Henry Vaughan, a British poet, set the foundation for this idiom in 1651. But it was Jonathan Swift who wrote “it’s raining cats and dogs” in his poem “A Description of a City Shower”. The poem saw the light of day in 1710, and in it, Swift criticized the artificial lives of people living in London. So, what does this expression mean, exactly? Some folks use it when talking about heavy rain. The dogs are the wind, while the cats are the rain. Others refer to Norse mythology and centuries-old superstitions. And in Greek, cata doxa means “contrary to popular belief”. Yes, it’s quite a complex idiom!
6. The Underdog
When a team or an athlete is expected to lose in a competition, they are the underdogs. We’re talking about boxing, tennis, football, and other sports. This word is also used to describe a person that overcomes a challenge despite all odds. In dogfighting, the term “underdog” was first introduced in the late 1880s when talking about a hound that lost a brawl.
The world is a harsh place, and you have to fight to earn your spot—that’s what this idiom represents. You’ll often hear people involved in finances, marketing, and commerce use it. Sometimes, dog-eat-dog has a more severe, violent meaning, like fellow humans being ready to cause each other pain to get to the top. This expression was first mentioned in 1794. And approximately 100 years later, people were using it to describe the rivaling nature of the world. However, it’s actually an “edited” version of a different idiom, “dog does not eat dog” that comes from a Latin proverb. It goes like canis caninam non est and means bad folks see eye to eye/don’t fight each other.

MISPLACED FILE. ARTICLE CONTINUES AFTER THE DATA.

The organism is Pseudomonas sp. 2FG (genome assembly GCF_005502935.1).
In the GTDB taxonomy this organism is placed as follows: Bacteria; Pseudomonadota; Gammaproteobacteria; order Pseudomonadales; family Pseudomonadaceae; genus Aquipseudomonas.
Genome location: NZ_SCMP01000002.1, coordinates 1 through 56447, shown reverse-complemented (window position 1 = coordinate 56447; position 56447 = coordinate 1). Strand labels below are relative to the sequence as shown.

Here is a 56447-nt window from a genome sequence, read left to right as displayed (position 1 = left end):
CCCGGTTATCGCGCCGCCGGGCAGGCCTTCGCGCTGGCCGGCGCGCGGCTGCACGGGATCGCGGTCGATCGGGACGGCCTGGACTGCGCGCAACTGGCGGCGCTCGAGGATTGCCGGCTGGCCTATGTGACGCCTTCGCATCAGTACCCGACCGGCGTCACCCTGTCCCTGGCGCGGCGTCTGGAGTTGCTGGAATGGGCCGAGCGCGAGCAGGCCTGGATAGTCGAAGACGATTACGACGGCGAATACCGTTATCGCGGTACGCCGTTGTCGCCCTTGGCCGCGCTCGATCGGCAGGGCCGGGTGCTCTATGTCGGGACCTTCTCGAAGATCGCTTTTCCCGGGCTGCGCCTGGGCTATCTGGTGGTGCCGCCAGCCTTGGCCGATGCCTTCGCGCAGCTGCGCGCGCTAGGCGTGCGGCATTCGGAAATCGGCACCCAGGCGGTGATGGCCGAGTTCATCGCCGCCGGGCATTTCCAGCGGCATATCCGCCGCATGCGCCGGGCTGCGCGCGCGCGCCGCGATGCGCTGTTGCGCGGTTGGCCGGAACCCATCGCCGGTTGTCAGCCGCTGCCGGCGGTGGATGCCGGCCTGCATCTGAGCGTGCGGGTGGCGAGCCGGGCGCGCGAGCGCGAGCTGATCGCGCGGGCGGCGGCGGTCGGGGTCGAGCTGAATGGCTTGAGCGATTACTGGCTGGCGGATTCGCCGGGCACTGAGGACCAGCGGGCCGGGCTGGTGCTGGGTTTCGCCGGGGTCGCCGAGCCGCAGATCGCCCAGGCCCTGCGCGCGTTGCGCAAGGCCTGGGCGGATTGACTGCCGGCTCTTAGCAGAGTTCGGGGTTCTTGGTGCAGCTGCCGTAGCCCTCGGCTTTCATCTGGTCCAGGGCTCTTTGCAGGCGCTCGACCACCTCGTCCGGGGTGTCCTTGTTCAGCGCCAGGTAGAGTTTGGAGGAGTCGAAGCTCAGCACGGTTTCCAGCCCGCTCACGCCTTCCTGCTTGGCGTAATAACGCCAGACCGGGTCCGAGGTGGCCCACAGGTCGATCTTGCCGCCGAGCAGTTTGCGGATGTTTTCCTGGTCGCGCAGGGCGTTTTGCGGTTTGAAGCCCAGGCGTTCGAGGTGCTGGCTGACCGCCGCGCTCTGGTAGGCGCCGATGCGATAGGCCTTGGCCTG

8. Fight Like Cats and Dogs
We’ve all been there: arguing with someone we love or hate for hours and never coming to an agreement. That’s what this idiom stands for. In nature, dogs and cats do, indeed, fight all the time, although canines are usually much stronger and have the upper hand. But do you know where this phrase takes its roots from? In 1611, there was a play at the Globe Theater called “King Cunobelinus”—that’s when it all started.
9. Puppy Love/Eyes
While this idiom might sound a bit childish, when you truly love a person, you will instantly see the appeal. You have puppy love when your emotions are pure. As for the puppy eyes, it’s when we make a cute face and ask for something. Pets and children implement this “killer technique” quite often; grown-ups do it, too, but on a smaller scale. These phrases are found in many different stories, but it’s believed that “puppy love” was first mentioned in 1823.
10. Never Bite the Hand That Feeds You